Senate votes down emissions trading scheme

By: Jason Whittaker

The Federal Government’s emissions trading legislation has been rejected by the Senate, with 42-30 senators voting against the bills. The failure

The Federal Government’s emissions trading legislation has been rejected by the Senate, with 42-30 senators voting against the bills.

The failure of the Carbon Pollution Reduction Scheme (CPRS) to pass through Senate has been met with mixed responses from the transport sector.

Bus Industry Confederation (BIC) Executive Director Michael Apps says the failure of the CPRS to pass through the Senate has "got nothing to do with us".

Apps says public transport has not entered into the CPRS debate in any serious way.

"At the moment the discussions are at a very high level in the context of the emission-intense industries," he says.

"Where public transport fits, currently, in relation to the Parliamentary debate in Canberra, it’s probably at a fairly low priority.

"In our view [public transport] should, as part of the overall exercise, obviously be looked at favourably in the context of the holistic view of the legislation."

In contrast, the Australian Trucking Association (ATA) is "very disappointed" by the Senate’s vote against CPRS.

ATA spokesman Bill McKinley says: "If emissions trading is not introduced, the trucking industry is likely to be lumbered with confusing, ad-hoc and complicated environmental regulations by the state and even local governments".

"The result would be a paperwork and compliance nightmare for trucking operators; it would make it harder and more expensive to meet Australia’s targets," he says.

BIC, Greens call for public transport focus
Apps says the bus and coach sector is not recognised as separate from the freight sector under the CPRS. Had the legislation been accepted by the Senate, buses would have been charged as heavy vehicles, resulting in increased costs and disincentives to travel on public transport.

"Our view from day one is that whatever emissions trading scheme they come up with, it needs to closely look at how public transport and the bus and coach industry is treated as environmentally-friendly industry rather than being impacted on in a way that increases the costs of operations for bus and coach operators, and therefore in effect doesn’t provide any incentives to leave their cars at home and take an alternative," Apps says.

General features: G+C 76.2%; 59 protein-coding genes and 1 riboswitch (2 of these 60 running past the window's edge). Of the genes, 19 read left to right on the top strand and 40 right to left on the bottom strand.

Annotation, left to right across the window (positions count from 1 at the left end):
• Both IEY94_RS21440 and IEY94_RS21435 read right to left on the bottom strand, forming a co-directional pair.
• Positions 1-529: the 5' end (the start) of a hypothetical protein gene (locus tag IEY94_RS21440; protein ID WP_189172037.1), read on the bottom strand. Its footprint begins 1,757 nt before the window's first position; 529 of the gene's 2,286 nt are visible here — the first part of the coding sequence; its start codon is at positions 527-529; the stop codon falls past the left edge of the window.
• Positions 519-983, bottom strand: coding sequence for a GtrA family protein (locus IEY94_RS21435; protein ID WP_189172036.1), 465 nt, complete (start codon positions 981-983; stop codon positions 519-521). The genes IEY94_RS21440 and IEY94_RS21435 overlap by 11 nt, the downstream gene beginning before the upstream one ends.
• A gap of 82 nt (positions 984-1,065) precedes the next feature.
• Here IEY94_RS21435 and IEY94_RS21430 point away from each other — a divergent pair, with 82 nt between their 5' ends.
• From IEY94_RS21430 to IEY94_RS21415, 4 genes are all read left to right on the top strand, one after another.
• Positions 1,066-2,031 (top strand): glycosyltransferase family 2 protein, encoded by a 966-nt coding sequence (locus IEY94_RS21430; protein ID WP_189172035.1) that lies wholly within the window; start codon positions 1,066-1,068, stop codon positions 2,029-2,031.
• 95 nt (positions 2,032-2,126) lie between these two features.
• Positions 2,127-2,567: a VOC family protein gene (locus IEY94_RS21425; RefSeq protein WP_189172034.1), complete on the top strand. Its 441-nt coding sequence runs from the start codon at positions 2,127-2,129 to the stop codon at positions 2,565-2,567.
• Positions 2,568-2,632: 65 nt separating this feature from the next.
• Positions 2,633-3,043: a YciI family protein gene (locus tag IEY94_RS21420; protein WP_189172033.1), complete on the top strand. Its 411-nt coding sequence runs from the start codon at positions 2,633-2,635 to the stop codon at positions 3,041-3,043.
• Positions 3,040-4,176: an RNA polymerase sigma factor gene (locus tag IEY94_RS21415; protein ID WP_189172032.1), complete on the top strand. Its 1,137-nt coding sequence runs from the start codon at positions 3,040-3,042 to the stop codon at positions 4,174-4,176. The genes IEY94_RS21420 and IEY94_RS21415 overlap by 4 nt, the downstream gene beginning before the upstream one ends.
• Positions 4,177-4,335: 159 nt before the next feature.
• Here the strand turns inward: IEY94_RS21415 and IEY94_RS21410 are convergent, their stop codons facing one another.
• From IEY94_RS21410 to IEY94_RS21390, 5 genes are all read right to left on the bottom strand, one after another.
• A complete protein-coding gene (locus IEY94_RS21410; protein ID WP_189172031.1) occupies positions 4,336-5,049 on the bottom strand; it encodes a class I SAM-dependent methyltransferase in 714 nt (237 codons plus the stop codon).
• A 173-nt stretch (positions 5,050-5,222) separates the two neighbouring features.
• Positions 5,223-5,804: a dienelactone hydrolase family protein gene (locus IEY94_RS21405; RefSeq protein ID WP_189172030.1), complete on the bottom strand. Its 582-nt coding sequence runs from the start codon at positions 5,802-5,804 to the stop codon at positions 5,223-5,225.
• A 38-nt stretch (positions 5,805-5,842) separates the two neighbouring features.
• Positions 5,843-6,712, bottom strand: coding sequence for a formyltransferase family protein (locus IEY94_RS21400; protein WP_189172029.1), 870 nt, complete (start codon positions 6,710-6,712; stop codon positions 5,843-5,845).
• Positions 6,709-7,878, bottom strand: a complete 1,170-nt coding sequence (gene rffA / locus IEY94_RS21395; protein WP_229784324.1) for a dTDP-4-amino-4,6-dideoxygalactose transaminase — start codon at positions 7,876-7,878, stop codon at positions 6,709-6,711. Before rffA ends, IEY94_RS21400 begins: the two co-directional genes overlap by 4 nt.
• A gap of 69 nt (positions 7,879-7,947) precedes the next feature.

"None of the political parties except for the Greens have actually said anything in relation to how public transport should be treated."

Greens Senator Scott Ludlam told Parliament the bus and coach industry was not recognised in the proposed emissions trading legislation as an environmentally positive industry.

"This is what the bus and coach industry are saying to us… the Government’s centre piece climate change legislation has been drafted to make public transport more expensive relative to private cars and this is not really an accident; it is something that has been known for many months."

The Australian Greens say the collapse of the CPRS presents Australia with the opportunity to "move ahead with meaningful climate action," a position Apps says BIC supports.

In a letter to Climate Change Minister Penny Wong and Prime Minister Kevin Rudd, the Greens have called on the Government to commence discussions on a suite of measures to begin reducing Australia's emissions immediately.

This includes bringing on the Renewable Energy Target legislation on Monday and moving towards a renewable energy feed-in tariff, forest protection, clean transport and comprehensive energy efficiency upgrades.

"The CPRS would have locked in failure on the climate crisis with its inexcusably weak emissions target and its $16 billion handout to polluters," Australian Greens Deputy Leader, Senator Christine Milne, says.

"Three in four Australians support the Greens' decision to reject the bill if the government refused to toughen it up."

Business lobby calls for clarity
The Australian Industry Group (AI Group) says a number of important issues remain unresolved.

AI Group Chief Executive Heather Ridout says an agreement is needed in the interests of business certainty and the development of good policy for Australia.

"Ai Group will continue to negotiate in good faith to resolve outstanding issues and calls on all sides of politics to work the issues through to an acceptable conclusion so that these can be embodied in comprehensive legislation," she says.

The Ai Group is seeking changes including:

- Strengthening of measures for trade exposed businesses that do not receive support under the emissions intensive trade exposed (EITE) program. This includes early implementation of the Climate Change Action Fund;

- Refinements to measures targeted at EITE industries, including for the coal industry;

- Improved measures for the electricity generation sector to ensure the continuity of electricity supply in the transitional years; and

- A strong and effective assault on the regulatory overburden in the areas of emissions reduction and energy use.

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